Thursday, September 30, 2010


She's Country, a Facebook page that we follow here at Illinois Corn, proposed an interesting question today.

In your own words, what is a "family farm?"

She's Country is right, there is no universally accepted definition.  And I think that if forced to write down a definition, you might just find that a family farm is exactly what you thought it was and maybe even something more.

Visit She's County, become a fan, and add your thought to the mix.  This is an interesting exercise in realizing what we have, what makes us strong, and why we all love to be family farmers.

Wednesday, September 29, 2010


Over the weekend, I was lucky enough to visit one of our partner sites in the City Produce Program, the Cook County Jail.

It was exciting to see all the fresh produce being gathered which will then be distributed to families without access to fresh veggies in inner city Chicago.  It was equally exciting to see the inmates at Cook County Jail learning about horticulture, becoming certified Master Gardners through the University of Illinois Extension program, and adding a trade to their resume to use as they rebuild their future.

But I'm interested in the new connections being built between urban and rural citizens of Illinois.

This project is about nutrition and goodwill towards our neighbors, but its also about awareness.  How often do the farmers in Illinois consider those without access to a grocery store other than the local gas station convenience store?  I can guess that its not often.

Likewise, how much do Chicago residents understand about farming as an occupation?  About the ups and downs of the market, the vulnerability of the weather, the long hours and sneaky insects that equal risky paychecks?  Not much, I'm sure.  And through this program, volunteers that simply want to contribute to the fresh vegetable access are seeing first hand what it really is to be a farmer.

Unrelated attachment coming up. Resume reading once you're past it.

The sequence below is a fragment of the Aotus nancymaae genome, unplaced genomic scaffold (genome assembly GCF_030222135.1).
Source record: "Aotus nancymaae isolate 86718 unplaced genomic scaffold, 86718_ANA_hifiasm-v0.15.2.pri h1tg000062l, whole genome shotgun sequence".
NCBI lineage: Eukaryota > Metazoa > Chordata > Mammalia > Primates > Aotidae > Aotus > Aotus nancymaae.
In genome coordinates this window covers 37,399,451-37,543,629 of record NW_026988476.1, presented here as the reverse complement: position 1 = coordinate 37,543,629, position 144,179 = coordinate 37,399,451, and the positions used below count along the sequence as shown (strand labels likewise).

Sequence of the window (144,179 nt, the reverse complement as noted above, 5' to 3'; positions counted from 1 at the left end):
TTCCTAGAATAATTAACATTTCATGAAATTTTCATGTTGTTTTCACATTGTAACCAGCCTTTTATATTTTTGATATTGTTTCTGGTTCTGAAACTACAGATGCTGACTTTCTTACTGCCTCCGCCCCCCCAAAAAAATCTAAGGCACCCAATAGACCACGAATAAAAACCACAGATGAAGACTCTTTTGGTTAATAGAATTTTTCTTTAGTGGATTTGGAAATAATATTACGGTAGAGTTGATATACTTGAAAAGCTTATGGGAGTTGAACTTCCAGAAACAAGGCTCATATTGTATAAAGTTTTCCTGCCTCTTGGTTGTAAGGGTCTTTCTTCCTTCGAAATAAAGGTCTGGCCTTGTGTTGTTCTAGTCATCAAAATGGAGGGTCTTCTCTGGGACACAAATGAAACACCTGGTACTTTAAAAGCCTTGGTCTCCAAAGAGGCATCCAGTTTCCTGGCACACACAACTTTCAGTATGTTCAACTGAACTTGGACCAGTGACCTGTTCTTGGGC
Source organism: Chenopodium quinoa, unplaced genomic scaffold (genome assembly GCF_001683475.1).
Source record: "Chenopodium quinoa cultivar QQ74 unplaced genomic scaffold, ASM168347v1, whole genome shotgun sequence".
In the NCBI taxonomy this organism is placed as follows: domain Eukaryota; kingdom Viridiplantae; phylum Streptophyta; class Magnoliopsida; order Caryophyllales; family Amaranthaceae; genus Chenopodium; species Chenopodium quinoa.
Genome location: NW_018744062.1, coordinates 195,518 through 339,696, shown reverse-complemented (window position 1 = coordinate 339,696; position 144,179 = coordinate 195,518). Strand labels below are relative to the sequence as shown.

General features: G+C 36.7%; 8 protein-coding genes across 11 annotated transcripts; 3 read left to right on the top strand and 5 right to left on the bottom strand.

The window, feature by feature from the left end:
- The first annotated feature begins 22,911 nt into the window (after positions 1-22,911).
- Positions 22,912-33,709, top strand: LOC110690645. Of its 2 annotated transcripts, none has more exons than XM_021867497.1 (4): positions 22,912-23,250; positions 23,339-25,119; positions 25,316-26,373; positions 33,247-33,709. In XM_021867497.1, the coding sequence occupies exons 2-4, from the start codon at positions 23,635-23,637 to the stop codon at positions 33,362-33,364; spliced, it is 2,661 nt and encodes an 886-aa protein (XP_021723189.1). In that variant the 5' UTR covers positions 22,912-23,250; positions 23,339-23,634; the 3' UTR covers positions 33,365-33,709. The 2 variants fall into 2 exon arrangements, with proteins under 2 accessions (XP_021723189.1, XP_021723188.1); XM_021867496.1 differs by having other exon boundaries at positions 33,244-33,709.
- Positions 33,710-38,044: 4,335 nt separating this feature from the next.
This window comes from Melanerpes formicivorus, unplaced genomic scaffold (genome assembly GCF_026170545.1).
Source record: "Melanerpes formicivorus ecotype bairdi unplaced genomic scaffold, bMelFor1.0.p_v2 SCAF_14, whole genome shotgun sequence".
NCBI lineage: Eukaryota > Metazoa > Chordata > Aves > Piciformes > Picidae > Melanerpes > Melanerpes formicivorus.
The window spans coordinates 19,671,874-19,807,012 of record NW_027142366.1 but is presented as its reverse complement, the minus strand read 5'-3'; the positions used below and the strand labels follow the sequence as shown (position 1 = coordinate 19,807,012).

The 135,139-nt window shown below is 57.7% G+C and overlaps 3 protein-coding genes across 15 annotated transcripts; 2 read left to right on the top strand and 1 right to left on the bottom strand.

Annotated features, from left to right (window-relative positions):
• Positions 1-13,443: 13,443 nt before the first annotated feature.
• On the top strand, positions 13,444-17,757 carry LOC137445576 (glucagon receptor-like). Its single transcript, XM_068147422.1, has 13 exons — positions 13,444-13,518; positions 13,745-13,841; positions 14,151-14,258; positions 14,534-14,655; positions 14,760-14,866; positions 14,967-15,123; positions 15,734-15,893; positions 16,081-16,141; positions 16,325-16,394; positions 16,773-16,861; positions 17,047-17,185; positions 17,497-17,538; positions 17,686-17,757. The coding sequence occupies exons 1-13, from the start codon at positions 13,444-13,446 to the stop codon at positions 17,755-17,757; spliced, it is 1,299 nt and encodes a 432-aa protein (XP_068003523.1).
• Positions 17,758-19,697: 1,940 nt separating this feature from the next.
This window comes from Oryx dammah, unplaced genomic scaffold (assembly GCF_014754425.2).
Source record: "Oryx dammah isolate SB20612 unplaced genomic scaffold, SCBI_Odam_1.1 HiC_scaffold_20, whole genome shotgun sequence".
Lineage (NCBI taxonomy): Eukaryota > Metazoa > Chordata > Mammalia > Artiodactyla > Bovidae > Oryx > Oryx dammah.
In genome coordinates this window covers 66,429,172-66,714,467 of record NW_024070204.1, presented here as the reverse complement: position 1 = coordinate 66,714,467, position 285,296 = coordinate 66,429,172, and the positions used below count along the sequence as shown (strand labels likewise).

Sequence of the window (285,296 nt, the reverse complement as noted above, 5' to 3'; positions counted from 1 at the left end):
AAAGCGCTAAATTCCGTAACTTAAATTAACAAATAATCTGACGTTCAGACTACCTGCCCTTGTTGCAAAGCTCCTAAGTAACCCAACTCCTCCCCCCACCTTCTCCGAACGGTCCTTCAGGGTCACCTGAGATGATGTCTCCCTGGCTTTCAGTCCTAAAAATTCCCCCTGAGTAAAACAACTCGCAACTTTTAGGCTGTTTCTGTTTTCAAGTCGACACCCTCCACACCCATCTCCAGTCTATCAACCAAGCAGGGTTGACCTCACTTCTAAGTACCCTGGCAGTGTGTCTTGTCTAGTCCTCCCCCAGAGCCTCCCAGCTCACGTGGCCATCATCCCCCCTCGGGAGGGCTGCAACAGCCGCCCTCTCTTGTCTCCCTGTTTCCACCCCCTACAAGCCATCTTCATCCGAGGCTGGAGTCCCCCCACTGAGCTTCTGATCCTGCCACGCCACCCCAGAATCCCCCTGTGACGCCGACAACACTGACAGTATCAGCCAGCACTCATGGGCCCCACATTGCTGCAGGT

There is a gap right now between the reality for urban Illinoisans and the reality for rural Illinoisans.  That gap causes distrust and confusion because of a mutual lack of understanding between the two.  What the Chicago Produce Project seeks to do for Illinois corn farmers is create understanding.

Become a Facebook fan of the City Produce Project, Illinois Corn, and Monsanto (all partners in this effort) so that you can learn more about the good we are doing in urban Chicago.  Check out Crain's coverage of the project here.  Consider getting involved.

Rodney Weinzierl
Executive Director, ICGA/ICMB

Tuesday, September 28, 2010


Becky Finfrock and I spent the day at Illinois State University's Ag Career Fair today, recruiting for our spring and summer ag communications internships.  We had a great time chatting with ISU ag students, some of which were interested in ag communications and some of which weren't interested at all!  But everyone seemed to want to know more about Illinois Corn and what exactly we do on behalf of corn farmers.

We advocate for them.  In case you were confused as well.

Here's hoping that the fruits of our labors today will be intelligent, motivated college students who are passionate about agriculture and the image of farmers and modern food production! 

Students, if you're out there, we need more of you to step up to the plate and get active on behalf of Illinois agriculture.  Consider an internship with Illinois Corn for the spring or summer semester.  Spring semester interns will be focused on the social media application of their choice (Facebook, Twitter, blogging) and will independently populate, manage, and collect data on that social media tool.  Illinois Corn wants to know what motivates different audiences to interact and dialogue via social media!

Our summer interns are also focused on social media, but are expected to work in our office all summer and are more heavily focused on YouTube videos and other video applications.

Interns must be Illinois residents.

To apply, email me at
Lindsay Mitchell 
ICGA/ICMB Project Coordinator

Friday, September 24, 2010


The Truman National Security Project released its 2010 Fuel Scorecard last week.  See why ethanol ranks near the top of all fuel solutions to make America a safer, more independent nation.

Thursday, September 23, 2010


Sometimes, individuals and groups decide to stand up for something. In the case of many crop producers and the associations that represent them, they have decided to stand up for atrazine. Atrazine is a vital herbicide that is under attack by environmentalists, activist researchers, activist media and slick trial attorneys. These well-financed groups worked together last summer to garner enough attention to spur an unscheduled re-review of atrazine by the Environmental Protection Agency.